An ever increasing number of transactions are conducted virtually over the Internet. How can you be sure
that the person making the transaction is who they say they are?
The EU - funded project Lightest addresses this issue by creating a global trust infrastructure. It will provide a solution that allows one to distinguish legitimate identities from frauds. This is key in being able
to bring an efficiency of electronic transactions to a wide application field ranging from simple verification of electronic signatures, over eProcurement, eJustice, eHealth, and law enforcement, up to the verification of trust in sensors and devices in the Internet of Things.
Traditionally, we often knew our business partners personally, which meant that impersonation and
fraud were uncommon. Whether regarding the single European market place or on a Global scale, there
is an increasing amount of electronic transactions that are becoming a part of peoples everyday lives,
where decisions on establishing who is on the other end of the transaction is important.
Clearly, it is necessary to have assistance from authorities to certify trustworthy electronic identities. This
has already been done. For example, the EC and Member States have legally binding electronic signatures. But how can we query such authorities in a secure manner? With the current lack of a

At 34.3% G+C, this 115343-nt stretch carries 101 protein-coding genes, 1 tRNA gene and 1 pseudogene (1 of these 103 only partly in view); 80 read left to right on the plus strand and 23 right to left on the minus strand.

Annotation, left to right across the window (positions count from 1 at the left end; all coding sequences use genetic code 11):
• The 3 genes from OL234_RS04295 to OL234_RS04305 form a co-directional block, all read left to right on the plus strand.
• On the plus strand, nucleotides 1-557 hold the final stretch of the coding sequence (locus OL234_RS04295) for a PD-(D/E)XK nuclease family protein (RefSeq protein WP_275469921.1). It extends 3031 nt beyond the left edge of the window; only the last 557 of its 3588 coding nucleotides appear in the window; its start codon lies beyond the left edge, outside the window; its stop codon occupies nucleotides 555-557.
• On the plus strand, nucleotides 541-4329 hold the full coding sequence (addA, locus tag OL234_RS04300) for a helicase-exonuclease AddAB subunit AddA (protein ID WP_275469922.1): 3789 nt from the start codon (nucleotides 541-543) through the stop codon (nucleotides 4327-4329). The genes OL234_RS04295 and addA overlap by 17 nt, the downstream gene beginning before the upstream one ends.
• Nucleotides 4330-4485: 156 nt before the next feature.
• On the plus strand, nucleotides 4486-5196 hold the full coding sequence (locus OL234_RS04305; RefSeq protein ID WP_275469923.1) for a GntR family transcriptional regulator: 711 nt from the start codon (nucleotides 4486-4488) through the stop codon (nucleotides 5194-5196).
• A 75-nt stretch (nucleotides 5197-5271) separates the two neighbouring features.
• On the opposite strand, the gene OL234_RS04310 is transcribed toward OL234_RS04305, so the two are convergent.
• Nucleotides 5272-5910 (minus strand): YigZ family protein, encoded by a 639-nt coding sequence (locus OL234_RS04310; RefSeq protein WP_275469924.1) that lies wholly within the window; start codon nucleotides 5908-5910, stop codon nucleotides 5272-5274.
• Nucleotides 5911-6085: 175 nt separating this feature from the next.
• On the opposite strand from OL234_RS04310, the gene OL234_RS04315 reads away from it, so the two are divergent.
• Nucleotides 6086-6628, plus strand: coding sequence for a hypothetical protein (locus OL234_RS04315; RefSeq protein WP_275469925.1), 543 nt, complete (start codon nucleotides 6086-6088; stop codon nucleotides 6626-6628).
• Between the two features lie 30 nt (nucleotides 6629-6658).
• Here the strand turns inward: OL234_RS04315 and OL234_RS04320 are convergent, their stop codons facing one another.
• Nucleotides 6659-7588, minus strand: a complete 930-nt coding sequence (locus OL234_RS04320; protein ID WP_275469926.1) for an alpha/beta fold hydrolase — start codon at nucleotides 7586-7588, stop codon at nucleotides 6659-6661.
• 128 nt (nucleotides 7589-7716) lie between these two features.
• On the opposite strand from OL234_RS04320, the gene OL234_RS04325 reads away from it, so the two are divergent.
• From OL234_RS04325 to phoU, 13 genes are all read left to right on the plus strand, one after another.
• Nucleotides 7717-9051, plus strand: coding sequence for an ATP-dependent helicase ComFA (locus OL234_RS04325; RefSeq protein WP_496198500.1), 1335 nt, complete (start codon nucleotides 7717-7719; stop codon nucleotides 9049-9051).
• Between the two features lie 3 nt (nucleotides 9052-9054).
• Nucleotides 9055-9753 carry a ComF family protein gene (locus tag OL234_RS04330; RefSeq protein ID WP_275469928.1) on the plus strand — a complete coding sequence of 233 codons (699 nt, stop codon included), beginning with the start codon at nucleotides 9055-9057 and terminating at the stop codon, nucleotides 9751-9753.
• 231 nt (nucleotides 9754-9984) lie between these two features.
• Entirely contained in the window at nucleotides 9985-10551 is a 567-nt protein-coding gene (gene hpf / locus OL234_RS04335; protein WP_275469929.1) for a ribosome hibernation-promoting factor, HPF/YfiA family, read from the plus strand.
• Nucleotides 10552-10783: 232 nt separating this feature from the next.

worldwide standard for publishing and querying trust information, this would be a prohibitively complex
leading to verifiers having to deal with a high number of formats and protocols.
The EU - funded Lightest project attempts to solve this problem by building a global trust infrastructure
where arbitrary authorities can publish their trust information. Setting up a global infrastructure is an
ambitious objective; however, given the already existing infrastructure, organization, governance and
security standards of the Internet Domain Name System, it is with confidence that this is possible.
The EC and Member States can use this to publish lists of qualified trust services, as business registrars
and authorities can in health, law enforcement and justice. In the private sector, this can be used to establish trust in inter-banking, international trade, shipping, business reputation and credit rating.
Companies, administrations, and citizens can then use Lightest open source software to easily query this trust information to verify trust in simple signed documents or multi-faceted complex transactions.
The three-year Lightest project starts on September 1st and has an estimated cost of almost 9 Million
Euros. It is partially funded by the European Union’s Horizon 2020 research and innovation program
me under G.A. No. 700321. The LIGHTest consortium consists of 14 partners from 9 European
countries and is coordinated by Fraunhofer-Gesellschaft. To reach out beyond Europe, Lightest attempts to build up a global community based on international standards and open source software.
The partners are ATOS (ES), Time Lex (BE), Technische Universität Graz (AU),EEMA (BE), G&D (DE),
Danmarks tekniske Universitet (DK), TUBITAK (TR), Universität Stuttgart (DE), Open Identity Exchange
(GB), NLNet Labs (NL), CORREOS (ES), IBM Danmark (DK) and Globalsign (FI). The Fraunhofer IAO
provides the vision and architecture for the project and is responsible for both, its management and the
LIGHTest project to build a global trust infrastructure that enables electronic translations in a wide variety of applications
21st February 2017